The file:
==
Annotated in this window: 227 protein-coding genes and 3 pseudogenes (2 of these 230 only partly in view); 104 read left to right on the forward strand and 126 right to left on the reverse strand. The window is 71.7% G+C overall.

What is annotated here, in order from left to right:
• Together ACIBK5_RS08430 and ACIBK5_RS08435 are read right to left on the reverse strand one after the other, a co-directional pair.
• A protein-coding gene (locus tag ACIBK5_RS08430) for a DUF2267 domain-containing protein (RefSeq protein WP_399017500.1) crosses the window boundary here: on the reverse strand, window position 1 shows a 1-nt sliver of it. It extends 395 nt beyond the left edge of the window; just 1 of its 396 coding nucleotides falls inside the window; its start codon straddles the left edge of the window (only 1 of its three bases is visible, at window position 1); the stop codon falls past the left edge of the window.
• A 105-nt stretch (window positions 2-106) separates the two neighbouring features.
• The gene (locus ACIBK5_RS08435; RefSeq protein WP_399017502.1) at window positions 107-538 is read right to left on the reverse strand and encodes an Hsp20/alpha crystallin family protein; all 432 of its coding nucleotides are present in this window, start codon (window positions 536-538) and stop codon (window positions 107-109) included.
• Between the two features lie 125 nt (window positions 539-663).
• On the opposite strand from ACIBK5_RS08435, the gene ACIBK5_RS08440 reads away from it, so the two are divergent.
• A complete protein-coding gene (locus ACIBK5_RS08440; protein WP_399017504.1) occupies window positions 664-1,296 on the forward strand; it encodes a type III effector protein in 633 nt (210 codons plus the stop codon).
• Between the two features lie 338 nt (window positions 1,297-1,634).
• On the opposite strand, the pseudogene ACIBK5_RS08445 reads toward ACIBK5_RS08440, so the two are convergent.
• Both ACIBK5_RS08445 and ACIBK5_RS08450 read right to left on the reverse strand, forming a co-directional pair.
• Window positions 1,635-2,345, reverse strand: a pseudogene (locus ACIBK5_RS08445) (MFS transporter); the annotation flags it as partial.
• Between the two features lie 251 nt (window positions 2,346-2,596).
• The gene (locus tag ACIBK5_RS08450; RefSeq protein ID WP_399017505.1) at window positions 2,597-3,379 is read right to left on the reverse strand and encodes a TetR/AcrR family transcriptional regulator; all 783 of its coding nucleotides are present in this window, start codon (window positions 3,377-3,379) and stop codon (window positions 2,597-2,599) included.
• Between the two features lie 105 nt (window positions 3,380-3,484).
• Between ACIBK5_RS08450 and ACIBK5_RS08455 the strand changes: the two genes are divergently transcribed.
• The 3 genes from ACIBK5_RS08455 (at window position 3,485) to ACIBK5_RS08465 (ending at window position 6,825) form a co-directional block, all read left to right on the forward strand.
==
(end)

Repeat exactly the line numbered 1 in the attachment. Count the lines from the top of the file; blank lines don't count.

Annotated in this window: 227 protein-coding genes and 3 pseudogenes (2 of these 230 only partly in view); 104 read left to right on the forward strand and 126 right to left on the reverse strand. The window is 71.7% G+C overall.